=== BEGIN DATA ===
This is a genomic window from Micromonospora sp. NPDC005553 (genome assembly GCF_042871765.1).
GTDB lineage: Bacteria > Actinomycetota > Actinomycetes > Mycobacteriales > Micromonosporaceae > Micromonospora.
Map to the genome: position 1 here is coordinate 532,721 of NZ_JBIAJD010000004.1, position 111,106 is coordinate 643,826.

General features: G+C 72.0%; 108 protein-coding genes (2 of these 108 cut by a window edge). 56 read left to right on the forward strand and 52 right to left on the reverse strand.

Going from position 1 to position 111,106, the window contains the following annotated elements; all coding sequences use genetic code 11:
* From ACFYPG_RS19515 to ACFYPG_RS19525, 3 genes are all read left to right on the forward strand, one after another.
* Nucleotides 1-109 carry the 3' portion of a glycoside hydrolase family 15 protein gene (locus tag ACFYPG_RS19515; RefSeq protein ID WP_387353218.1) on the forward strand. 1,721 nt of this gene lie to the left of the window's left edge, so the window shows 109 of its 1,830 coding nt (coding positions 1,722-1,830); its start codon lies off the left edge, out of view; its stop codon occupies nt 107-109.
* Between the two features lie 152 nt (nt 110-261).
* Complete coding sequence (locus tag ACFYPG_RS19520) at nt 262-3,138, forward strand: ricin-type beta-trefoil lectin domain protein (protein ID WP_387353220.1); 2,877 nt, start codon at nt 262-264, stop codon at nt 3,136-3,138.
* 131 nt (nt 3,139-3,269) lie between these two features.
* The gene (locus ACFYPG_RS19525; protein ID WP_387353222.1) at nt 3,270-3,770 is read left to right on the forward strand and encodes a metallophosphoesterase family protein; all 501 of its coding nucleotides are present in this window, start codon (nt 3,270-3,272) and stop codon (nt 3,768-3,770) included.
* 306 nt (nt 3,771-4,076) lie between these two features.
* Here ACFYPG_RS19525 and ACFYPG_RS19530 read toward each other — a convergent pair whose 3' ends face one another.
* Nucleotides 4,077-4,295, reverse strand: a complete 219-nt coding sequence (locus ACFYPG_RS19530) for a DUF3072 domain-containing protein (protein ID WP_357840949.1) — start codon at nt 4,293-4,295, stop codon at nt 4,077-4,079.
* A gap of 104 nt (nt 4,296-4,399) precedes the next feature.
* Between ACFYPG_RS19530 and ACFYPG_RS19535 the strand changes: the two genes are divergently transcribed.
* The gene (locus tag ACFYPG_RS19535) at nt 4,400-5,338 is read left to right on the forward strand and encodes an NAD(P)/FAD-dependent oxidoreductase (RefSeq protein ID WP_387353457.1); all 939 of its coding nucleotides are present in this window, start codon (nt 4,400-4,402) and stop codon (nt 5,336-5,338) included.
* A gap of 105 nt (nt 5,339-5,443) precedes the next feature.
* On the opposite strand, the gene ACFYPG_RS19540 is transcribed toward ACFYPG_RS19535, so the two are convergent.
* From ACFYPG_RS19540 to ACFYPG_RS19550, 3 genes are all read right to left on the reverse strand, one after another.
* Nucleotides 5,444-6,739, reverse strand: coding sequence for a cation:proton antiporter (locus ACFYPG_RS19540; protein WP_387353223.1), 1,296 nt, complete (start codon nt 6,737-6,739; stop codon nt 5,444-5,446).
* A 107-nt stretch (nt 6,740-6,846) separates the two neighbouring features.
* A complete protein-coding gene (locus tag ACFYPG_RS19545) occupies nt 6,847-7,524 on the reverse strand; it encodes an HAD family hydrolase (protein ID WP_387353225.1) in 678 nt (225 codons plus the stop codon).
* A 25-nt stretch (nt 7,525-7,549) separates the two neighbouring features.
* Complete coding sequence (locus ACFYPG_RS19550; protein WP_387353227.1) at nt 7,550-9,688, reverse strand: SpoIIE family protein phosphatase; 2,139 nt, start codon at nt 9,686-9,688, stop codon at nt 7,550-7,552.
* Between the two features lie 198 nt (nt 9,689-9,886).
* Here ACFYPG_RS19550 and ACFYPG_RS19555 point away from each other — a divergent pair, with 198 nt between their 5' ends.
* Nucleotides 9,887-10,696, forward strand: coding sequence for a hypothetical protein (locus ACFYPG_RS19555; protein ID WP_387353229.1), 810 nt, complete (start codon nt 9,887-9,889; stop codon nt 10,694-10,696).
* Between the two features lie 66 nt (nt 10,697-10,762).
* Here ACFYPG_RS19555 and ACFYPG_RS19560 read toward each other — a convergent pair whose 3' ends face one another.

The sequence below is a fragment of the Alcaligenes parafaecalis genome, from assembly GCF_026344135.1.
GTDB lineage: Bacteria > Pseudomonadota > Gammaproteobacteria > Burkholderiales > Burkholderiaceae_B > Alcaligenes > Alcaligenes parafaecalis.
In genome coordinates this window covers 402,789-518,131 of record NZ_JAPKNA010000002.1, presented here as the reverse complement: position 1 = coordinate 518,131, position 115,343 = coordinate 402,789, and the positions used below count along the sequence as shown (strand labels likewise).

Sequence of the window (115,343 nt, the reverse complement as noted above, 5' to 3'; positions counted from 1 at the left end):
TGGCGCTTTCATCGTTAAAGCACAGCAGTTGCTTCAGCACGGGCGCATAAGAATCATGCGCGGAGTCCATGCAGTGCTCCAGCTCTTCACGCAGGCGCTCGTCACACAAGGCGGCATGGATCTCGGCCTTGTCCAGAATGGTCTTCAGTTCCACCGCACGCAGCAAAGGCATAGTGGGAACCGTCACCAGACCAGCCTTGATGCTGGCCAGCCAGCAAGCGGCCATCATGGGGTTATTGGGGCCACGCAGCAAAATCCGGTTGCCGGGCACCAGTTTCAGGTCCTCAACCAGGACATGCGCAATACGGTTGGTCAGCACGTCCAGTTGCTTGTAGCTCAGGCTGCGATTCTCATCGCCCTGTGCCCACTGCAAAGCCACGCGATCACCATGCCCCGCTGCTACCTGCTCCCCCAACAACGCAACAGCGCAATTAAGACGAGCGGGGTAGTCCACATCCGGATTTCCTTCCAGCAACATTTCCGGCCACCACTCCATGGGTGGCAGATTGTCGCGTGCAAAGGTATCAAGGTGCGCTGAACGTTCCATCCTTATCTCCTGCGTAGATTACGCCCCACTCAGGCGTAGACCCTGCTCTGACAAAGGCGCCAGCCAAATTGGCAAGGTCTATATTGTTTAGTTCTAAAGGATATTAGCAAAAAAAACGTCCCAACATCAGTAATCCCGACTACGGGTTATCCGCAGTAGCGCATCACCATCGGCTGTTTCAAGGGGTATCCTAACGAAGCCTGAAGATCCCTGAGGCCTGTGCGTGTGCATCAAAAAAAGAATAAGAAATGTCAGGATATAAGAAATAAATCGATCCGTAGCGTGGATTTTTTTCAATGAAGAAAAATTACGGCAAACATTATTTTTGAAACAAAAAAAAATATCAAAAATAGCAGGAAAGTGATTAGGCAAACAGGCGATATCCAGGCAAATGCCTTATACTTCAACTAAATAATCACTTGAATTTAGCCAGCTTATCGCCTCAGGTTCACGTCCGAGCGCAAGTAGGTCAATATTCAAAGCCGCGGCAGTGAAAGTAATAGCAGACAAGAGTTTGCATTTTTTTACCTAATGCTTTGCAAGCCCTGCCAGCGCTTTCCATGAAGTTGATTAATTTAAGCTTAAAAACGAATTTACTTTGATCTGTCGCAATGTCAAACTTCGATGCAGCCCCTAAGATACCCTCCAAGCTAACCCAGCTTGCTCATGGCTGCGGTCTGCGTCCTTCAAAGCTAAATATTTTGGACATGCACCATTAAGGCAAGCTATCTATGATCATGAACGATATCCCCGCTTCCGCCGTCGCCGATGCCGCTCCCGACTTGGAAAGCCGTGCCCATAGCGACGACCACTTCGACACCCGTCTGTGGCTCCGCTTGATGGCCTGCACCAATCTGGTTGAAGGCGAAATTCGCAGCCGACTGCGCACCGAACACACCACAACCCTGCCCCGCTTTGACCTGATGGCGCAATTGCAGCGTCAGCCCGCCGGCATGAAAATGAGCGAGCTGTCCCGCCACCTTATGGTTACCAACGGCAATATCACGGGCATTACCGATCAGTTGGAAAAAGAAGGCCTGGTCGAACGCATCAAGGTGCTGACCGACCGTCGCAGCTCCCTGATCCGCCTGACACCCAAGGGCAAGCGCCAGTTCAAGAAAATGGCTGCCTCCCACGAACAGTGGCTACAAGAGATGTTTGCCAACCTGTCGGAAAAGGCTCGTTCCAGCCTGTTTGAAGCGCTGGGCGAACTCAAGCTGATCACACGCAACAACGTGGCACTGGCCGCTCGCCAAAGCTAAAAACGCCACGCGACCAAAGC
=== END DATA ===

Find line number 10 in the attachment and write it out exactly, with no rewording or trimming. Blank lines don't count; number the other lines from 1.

* 131 nt (nt 3,139-3,269) lie between these two features.